Late on an August evening in 1939, Canadian Prime Minister
William Lyon Mackenzie King was contemplating a peaceful night’s
sleep. Before going to bed, he turned on the radio. The
international news had been worrying, and King knew that it had
profound implications for a country so closely linked to Great
Britain and its empire.
What the prime minister heard was surprising. Adolf Hitler’s
Nazi Germany and the Communist Soviet Union, natural
adversaries, had signed an agreement not to go to war against
one another. The infamous Nazi-Soviet pact cleared the way for
Hitler’s attack on Poland a week later.
Responding to Hitler’s aggression against Poland, Britain and
France declared war on Germany, and the Second World War in
Europe began. Canada entered the conflict on September 10, after
King received the nearly unanimous approval of Parliament.
Canadians made their own choice in September 1939, but they
would not have gone to war if Great Britain had not done so
first. Three quarters of a century after the colonies of British
North America had become the nation of Canada, the affection for
and ties to the mother country remained strong. Fully half of
the Canadian people were of British stock; English, Irish, Welsh
and Scottish immigrants populated Canada’s vast lands in the
millions. Anglo-Canadian cultural and economic links were a
vital part of Canadian society and prosperity. The Canadian
military patterned itself on the British forces.
Canadians also knew, instinctively, that their British world
offset the potent influences coming from the United States,
Canada’s close neighbour and friend, but also its rival. King
proudly called Canada the Britain of the West. If Canada ever
lost its trans-Atlantic associations, he worried, the country
would amount to little more than another state of the United
The importance of the British connection to Canadians was
vividly demonstrated by the rapturous welcome given King George
VI and Queen Elizabeth when they visited Canada in the late
spring of 1939.
The royal tour began in Quebec City where 60,000 people
assembled on the Plains of Abraham overlooking the St. Lawrence
River, and thousands of children sang Dieu sauve le roi and O
Canada. The King and Queen’s distinctive silver and blue train
took them on from there to Trois-Rivières. They stayed only 15
minutes, but a crowd of 80,000 applauded in wave after wave.
Then they came to Montreal. A million spectators lined the route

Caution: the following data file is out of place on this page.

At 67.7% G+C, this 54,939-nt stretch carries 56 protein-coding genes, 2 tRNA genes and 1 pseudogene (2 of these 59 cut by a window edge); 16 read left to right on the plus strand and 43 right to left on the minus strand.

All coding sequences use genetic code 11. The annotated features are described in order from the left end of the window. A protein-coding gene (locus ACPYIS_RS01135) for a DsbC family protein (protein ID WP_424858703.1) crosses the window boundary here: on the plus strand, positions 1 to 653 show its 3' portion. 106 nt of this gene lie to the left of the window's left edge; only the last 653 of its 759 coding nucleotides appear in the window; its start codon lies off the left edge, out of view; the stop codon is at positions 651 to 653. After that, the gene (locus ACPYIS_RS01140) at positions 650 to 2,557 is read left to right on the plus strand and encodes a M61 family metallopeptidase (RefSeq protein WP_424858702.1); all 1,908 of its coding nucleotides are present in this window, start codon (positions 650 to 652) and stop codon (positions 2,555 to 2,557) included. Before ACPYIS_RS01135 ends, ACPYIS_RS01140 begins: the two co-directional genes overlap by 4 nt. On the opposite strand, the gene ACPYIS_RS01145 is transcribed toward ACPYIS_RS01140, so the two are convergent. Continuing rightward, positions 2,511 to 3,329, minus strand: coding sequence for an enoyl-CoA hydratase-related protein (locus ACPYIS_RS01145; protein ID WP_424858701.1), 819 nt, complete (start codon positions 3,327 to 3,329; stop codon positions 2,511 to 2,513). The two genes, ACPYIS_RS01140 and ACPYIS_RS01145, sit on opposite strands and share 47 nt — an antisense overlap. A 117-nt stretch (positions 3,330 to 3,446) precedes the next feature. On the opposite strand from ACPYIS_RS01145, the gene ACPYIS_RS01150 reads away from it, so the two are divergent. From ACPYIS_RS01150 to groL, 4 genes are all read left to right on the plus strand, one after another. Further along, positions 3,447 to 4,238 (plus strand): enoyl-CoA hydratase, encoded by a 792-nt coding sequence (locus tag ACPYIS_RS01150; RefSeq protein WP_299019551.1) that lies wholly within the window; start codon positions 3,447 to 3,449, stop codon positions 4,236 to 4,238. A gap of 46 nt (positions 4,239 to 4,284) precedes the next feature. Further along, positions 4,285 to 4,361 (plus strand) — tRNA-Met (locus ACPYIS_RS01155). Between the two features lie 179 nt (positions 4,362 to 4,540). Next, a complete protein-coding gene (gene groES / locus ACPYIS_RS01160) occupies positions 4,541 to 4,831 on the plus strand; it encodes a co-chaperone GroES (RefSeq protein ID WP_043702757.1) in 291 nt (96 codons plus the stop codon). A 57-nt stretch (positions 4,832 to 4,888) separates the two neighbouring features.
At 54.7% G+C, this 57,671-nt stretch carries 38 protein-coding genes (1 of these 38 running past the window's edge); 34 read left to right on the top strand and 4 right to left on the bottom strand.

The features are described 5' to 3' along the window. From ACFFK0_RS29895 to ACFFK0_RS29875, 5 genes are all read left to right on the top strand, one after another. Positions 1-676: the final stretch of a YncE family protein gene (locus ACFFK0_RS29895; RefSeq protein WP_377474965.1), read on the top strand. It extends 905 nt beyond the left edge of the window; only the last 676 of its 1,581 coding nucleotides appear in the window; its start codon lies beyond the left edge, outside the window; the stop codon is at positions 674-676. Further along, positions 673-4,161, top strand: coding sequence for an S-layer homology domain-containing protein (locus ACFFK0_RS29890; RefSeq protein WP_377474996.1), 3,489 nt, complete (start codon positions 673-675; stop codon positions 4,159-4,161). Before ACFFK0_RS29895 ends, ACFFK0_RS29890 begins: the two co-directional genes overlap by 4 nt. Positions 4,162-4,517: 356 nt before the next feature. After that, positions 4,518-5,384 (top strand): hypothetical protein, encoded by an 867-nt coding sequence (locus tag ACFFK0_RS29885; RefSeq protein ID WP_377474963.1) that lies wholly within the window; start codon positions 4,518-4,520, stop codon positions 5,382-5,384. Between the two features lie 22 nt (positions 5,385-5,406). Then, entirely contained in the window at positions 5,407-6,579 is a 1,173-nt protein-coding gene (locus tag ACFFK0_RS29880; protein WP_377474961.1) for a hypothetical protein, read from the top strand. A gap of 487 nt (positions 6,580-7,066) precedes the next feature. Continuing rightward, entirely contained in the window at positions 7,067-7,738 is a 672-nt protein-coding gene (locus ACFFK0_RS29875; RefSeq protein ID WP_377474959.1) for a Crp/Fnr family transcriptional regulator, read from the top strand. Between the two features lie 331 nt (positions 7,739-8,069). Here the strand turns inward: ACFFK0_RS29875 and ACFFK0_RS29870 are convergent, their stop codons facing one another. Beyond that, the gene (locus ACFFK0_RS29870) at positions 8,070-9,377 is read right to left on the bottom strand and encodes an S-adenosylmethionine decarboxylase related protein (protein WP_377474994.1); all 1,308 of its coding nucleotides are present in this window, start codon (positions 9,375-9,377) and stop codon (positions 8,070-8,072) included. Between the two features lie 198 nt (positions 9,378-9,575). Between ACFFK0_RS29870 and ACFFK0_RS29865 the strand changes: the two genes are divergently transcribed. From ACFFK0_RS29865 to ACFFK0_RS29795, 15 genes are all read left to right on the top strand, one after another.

into the city. Children dressed in the red, white, and blue of
the British flag, and chants of Vive le roi and Vive la reine
rose up. After a lavish dinner, presided over by Mayor Camillien
Houde, the royal couple stepped out onto a floodlit balcony over
Dominion Square, where 100,000 people waited. There were loud
cheers, and a sudden silence before the multitude broke out in
song with an emotional God Save the King.
The reverence shown the King and Queen in Quebec was good news
to King. He kept a close watch on the province, the home of a
substantial French-speaking population that was traditionally
suspicious of allegiances and commitments outside of Canada’s
shores. A good part of King’s parliamentary support was from
Quebec, and his closest political ally was Ernest Lapointe, the
francophone minister of justice.
From the time when he first became prime minister in 1921, King
set out to assure Canadians and Quebecers that the country’s
future would be determined by them alone. King’s Canada signed
its own treaties, built a professional foreign affairs
department, and established diplomatic relations with the United
States, France and Japan.
Yet King had also promised the British privately that Canada
would be at their side if they were again threatened, as they
had been in the First World War. When that moment came, it was
Lapointe who told Parliament and Canadians that the ties to
Britain were too powerful to ignore.
From 1939 to 1945, Canada contributed an armed force of over a
million men and women to the allied cause in the Second World
War, accompanied by impressive contributions of money,
munitions, and food. Yet the war that took hundreds of thousands
of Canadians overseas to protect Britain increased the distance
between the two countries.
Although Canadians did not always realize it, they had been
building an independent Canada and an independent foreign
policy. The country emerged from the conflict confident,
unified, economically strong, and prepared to take on
international responsibility. The British were meanwhile weaker,
After the Second World War, Canada’s British world slowly faded
away. Canadians acquired their own citizenship, flag, and
constitution, and began to think of themselves as a modern and
progressive people far from their historic roots.
Norman Hillmer is Professor of History and International Affairs
at Carleton University. Readers can find an account of Canada’s
ties to Britain in Norman Hillmer and J. L. Granatstein, Empire
to Umpire: Canada and the World into the Twenty-First Century
(Toronto: Thomson Nelson, 2007).
Next Instalment: The Myth of the Undefended Border
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